On the HUGE plus-side, some of the essays are actually really amazing: My favorite: Veganism is not an identity. Much like belonging to a subculture, veganism and similar decisions often are used for identity-formation substitution, and having the book spell out that fact was extremely gratifying. Also, because it explains the holier-than-thou/gother-than-thou/more-metal-than-thou trveness nonsense that runs rampant among folks that define themselves exclusively over one aspect of their lives, including feeling threatened when deconstructed/challenged. Big kudos for this one – so yeah, as a whole, the essays interspersed throughout the book may not be perfect, but there is some value to be found here.

The book, as a whole, is organized by regions: Euro-American, Asian, Hispanic & Latino, Indian, Italian, Middle Eastern, Vegan Meat.

Some surprises here that kicked behind in the Euro/American section: The chilli recipe is neat, and the bean-based burger recipe allows you to make a bean-and panko-based burger in less than 15 minutes. It works. It actually tastes good. Not like meat, mind you – not even close…but it *is* actually a good taste! I wouldn’t eat it when I want beef, but I will eat it when I want this taste. Nice one!

“Ricebound, by the devil!” is a quick and easy recipe to make yummy rice. The jambalaya recipe, in contrast, did not blow me away. Perhaps my trip to New Orleans spoiled me, but yeah – it’s a decent recipe, but not what I’d consider to be a winner. Some winners among the Asian entries would be Pad Thai (minus peanuts and tofu for me, but spices-wise, solid) and the basic tempura advice. I also tend to be a big fan of summer rolls, though we can’t get La Lot around here, which is imho crucial for a good filling, but I digress. The Thai curry also deserves special mentioning in this context – the recipe is nice, though I personally prefer green curry. The sushi guidelines also provide some nice pieces of inspiration to start experimenting…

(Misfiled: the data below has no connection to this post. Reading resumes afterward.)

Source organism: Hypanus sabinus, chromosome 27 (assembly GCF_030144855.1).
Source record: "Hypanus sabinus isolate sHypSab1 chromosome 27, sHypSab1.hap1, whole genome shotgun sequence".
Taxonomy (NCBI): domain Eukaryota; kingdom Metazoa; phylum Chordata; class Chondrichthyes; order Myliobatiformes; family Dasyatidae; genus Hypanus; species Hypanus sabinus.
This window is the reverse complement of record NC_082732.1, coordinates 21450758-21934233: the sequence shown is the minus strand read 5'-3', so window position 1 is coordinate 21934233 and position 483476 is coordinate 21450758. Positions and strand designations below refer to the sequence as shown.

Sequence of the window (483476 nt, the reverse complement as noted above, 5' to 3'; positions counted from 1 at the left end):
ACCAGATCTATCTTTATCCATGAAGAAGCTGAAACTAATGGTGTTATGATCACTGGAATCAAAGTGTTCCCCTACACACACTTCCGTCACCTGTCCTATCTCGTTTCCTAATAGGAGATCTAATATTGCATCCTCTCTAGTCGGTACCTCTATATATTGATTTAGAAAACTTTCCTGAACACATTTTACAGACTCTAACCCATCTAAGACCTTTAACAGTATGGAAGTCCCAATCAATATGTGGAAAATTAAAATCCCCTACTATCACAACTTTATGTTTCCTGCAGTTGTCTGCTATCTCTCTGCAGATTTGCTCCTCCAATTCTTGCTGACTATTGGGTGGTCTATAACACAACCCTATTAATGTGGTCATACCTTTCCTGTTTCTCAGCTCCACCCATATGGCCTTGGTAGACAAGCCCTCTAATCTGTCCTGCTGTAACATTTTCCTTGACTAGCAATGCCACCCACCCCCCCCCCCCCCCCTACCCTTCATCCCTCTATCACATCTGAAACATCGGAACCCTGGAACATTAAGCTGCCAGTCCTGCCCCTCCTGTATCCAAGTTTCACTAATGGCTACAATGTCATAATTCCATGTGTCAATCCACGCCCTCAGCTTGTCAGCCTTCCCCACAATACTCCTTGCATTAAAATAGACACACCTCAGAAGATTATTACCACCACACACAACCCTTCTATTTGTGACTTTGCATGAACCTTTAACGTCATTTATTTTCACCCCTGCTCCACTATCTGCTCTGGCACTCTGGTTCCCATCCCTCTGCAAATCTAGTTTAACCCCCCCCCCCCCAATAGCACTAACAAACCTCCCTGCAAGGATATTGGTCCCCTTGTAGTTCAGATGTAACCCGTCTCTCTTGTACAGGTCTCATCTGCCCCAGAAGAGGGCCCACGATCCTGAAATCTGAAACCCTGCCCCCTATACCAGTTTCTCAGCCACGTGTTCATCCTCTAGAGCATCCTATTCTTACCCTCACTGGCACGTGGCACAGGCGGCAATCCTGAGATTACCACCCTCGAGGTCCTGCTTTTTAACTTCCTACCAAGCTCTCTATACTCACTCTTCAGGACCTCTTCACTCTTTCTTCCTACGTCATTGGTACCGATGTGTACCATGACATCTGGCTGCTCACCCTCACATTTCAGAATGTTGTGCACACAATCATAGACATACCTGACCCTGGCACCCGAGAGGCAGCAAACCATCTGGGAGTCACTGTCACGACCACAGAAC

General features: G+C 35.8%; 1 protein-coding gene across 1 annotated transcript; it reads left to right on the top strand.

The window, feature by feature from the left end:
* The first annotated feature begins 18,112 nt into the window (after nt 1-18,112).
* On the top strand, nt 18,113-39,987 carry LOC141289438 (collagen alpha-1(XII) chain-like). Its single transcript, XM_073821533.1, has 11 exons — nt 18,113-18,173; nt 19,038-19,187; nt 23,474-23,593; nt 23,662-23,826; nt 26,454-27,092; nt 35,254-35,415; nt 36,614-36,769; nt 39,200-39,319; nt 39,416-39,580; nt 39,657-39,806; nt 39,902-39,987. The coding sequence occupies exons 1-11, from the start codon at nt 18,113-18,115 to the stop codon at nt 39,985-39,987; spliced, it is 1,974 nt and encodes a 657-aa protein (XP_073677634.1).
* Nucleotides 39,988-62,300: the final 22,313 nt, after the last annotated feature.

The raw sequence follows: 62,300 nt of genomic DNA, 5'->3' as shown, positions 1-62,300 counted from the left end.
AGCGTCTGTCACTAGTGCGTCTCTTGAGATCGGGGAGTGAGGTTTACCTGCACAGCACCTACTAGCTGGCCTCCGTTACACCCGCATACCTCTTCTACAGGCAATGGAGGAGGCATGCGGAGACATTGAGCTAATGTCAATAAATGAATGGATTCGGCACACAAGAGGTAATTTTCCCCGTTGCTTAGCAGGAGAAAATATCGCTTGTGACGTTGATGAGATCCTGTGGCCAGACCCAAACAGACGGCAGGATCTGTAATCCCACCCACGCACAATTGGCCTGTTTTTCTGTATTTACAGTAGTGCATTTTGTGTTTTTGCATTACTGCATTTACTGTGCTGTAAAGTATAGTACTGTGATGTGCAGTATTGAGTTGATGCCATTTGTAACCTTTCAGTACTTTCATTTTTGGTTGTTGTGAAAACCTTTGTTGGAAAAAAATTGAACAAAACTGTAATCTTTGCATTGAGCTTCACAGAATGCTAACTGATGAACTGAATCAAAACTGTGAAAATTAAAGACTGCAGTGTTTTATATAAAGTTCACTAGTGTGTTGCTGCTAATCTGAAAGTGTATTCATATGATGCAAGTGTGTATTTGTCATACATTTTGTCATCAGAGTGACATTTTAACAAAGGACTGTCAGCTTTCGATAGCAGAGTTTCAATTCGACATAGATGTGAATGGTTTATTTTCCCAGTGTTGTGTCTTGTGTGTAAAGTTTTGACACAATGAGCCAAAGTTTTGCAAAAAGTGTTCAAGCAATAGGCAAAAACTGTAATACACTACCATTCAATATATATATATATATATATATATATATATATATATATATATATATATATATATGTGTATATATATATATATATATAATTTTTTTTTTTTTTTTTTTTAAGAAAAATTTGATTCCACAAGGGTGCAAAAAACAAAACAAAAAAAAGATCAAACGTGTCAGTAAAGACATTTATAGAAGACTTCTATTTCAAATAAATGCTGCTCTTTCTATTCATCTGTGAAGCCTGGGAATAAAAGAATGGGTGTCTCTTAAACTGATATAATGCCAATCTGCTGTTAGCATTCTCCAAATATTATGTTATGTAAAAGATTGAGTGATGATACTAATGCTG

…and this brings me to a nice plus about this book. It encourages to experiment and provides real-world advice. How to get good coconut milk, for example. The chapters also begin by providing advice on more basic, quick to make dishes, and then provide the more complex/combination-options at the respective chapter end, which can indeed be rather helpful. My favorite chapter, though? Hands down? The Hispanic/Latin started off well…but then focuses strongly on bananas and plantains – of which I’m not a big fan. I’ve got a thing for beans, chick peas and avocados, though, so I did get something out of this chapter. Yuca? Kickass, wish I could get it around here… The tostada recipe rocks, just fyi, and in the Indian section, chana masala is delicious as well! Pakoras? Heck yeah!

I do not own a slow cooker, so I couldn’t try the recipe for caramelized onions, but they did sound delicious, and having a recipe on hand will be helpful. I don’t eat much noodles or pasta, so unfortunately, I can’t comment on the quality of the Italian-based recipes. Hummus and couscous recipes are included in the book, though I already was familiar with these, obviously – and yes, love them both! A positive surprise was that this book has a recipe for baba ganoush that doesn’t taste like the floor of a barn…and I can certainly recommend the bagel with hummus and guacamole. It’s glorious and simple and easy to make…and the ultimate falafel/hummus-sandwich is delicious…as is the section that provides advice on baconizing stuff…though, alas, liquid smoke and maple syrup, even sucky one, are hard to get and expensive as hell over here. My American friends will probably be able to make this more often than ole’ me.